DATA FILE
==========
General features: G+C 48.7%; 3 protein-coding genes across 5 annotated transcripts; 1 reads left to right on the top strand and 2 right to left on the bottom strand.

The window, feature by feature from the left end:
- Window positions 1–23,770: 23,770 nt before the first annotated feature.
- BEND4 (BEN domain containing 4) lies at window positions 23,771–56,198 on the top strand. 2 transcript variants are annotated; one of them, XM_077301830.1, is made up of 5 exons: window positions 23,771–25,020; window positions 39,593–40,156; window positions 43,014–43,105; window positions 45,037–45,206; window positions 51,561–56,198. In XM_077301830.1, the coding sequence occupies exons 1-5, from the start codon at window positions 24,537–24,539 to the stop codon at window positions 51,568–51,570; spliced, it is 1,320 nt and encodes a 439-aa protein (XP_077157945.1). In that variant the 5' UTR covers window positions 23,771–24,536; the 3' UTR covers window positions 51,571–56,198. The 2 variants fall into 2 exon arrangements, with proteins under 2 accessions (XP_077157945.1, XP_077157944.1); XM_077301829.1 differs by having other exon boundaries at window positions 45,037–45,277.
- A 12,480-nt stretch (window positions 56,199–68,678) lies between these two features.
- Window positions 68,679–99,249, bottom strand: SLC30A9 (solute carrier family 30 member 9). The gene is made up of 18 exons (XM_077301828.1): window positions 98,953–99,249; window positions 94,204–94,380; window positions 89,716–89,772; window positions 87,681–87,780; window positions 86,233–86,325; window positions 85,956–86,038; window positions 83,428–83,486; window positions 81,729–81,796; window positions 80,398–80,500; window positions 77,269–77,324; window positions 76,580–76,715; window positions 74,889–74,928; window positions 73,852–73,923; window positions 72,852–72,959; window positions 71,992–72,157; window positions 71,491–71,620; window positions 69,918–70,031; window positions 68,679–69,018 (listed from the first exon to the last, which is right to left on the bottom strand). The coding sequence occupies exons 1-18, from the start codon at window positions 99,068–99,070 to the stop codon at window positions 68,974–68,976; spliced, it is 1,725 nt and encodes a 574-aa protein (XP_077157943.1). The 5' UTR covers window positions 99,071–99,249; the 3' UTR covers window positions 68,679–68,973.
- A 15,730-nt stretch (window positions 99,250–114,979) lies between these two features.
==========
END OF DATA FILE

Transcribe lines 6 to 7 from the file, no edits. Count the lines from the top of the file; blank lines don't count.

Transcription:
- Window positions 68,679–99,249, bottom strand: SLC30A9 (solute carrier family 30 member 9). The gene is made up of 18 exons (XM_077301828.1): window positions 98,953–99,249; window positions 94,204–94,380; window positions 89,716–89,772; window positions 87,681–87,780; window positions 86,233–86,325; window positions 85,956–86,038; window positions 83,428–83,486; window positions 81,729–81,796; window positions 80,398–80,500; window positions 77,269–77,324; window positions 76,580–76,715; window positions 74,889–74,928; window positions 73,852–73,923; window positions 72,852–72,959; window positions 71,992–72,157; window positions 71,491–71,620; window positions 69,918–70,031; window positions 68,679–69,018 (listed from the first exon to the last, which is right to left on the bottom strand). The coding sequence occupies exons 1-18, from the start codon at window positions 99,068–99,070 to the stop codon at window positions 68,974–68,976; spliced, it is 1,725 nt and encodes a 574-aa protein (XP_077157943.1). The 5' UTR covers window positions 99,071–99,249; the 3' UTR covers window positions 68,679–68,973.
- A 15,730-nt stretch (window positions 99,250–114,979) lies between these two features.